The major inspectable areas under NSPIRE are (1) units, (2) inside, and (3) outside. The inside component includes common areas, building systems, and anything within the building that is not in a unit. Outside includes the site, exterior components, and any building systems located outside, such as a playground, sidewalk, or air-conditioning unit.
During an NSPIRE inspection, a rating system will be used that includes four categories, each with a designated response time: (1) life-threatening (24 hours), (2) severe (24 hours or 30 days), (3) moderate (30 days), and (4) low (60 days). A score will be calculated based on the number of deficiencies in each of the four categories found in each of the three inspectable areas. The score will be on a scale of 0–100 and a fail will be a score of 59 or less, as it was with the previous REAC system. If a property loses more than 30 points in the units alone, it will be an automatic fail. The scoring system is outlined in a notice published by HUD on July 7, 2023.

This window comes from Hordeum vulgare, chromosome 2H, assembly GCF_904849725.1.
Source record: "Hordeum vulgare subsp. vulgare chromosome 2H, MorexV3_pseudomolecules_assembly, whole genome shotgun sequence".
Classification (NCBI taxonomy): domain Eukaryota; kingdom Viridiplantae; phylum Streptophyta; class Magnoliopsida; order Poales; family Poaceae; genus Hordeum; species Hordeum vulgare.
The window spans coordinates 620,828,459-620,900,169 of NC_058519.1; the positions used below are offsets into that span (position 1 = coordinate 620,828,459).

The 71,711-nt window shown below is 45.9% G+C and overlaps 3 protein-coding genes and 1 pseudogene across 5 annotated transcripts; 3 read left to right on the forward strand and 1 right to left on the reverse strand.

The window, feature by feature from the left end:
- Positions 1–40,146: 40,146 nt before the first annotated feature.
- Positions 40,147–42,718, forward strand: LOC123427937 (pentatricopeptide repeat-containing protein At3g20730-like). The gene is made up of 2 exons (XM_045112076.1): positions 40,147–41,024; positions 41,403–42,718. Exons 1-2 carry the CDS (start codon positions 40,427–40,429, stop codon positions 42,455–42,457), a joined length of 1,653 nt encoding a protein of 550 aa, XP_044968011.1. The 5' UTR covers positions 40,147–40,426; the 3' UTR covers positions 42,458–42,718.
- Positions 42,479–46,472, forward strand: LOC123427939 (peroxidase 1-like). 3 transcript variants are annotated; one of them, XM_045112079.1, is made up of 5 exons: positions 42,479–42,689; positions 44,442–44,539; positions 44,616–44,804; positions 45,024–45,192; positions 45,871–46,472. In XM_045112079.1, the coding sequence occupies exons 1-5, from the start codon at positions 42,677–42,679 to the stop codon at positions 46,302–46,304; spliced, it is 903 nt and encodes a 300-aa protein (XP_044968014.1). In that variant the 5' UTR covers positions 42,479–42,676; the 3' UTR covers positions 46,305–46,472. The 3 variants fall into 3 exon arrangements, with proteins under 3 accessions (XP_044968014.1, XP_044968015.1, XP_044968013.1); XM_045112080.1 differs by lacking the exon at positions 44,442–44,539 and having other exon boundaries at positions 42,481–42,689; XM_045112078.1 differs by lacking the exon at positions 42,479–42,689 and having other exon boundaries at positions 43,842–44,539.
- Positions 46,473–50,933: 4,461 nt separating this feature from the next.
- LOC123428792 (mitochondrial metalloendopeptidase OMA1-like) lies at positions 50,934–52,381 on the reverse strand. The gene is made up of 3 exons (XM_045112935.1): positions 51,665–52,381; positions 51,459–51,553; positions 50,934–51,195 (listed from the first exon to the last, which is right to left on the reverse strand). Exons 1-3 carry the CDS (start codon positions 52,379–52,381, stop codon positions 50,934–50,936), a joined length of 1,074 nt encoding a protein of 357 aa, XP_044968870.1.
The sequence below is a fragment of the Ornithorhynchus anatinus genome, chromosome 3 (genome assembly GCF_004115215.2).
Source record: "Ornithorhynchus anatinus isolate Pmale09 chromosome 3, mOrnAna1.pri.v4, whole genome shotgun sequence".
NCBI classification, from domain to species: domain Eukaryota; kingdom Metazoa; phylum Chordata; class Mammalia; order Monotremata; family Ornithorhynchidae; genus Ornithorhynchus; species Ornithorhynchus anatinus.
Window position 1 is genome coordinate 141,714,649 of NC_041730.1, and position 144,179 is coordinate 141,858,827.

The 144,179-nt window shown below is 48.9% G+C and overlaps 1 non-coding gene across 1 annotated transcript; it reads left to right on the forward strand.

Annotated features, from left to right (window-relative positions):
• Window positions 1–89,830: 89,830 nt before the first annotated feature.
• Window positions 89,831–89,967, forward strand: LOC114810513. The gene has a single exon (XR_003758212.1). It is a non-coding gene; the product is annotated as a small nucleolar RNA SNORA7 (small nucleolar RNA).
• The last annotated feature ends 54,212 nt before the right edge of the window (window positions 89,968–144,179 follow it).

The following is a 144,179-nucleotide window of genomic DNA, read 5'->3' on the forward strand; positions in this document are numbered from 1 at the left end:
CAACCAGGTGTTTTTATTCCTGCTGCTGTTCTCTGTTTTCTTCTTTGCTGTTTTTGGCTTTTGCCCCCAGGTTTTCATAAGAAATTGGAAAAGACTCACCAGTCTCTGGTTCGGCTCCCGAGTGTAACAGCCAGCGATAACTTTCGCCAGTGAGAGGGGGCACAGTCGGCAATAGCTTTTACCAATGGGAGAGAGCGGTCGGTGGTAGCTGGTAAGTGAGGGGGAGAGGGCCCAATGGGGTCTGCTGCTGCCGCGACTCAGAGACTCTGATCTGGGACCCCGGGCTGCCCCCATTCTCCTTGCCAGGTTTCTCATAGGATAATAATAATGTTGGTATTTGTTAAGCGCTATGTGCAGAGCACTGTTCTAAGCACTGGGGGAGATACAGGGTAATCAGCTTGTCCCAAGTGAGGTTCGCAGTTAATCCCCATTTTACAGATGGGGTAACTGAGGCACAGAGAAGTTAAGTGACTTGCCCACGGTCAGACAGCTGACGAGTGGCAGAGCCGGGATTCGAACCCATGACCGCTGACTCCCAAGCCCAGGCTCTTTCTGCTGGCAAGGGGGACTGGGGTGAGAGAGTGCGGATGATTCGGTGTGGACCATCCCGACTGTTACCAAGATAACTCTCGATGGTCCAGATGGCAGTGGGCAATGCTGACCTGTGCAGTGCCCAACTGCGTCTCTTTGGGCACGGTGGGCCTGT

NSPIRE will use a similar sampling method that the previous REAC system used to determine how many units are inspected at the property when an inspection is conducted by HUD. Inspections conducted by public housing authorities (PHAs) or others will follow the protocols of those agencies when determining which units to inspect. NSPIRE inspections will continue to be scheduled based on the previous score of the property, consistent with the previous system used by REAC. Owners will also continue to receive 28 calendar days’ notice of an inspection.
Pitfalls During NSPIRE Inspections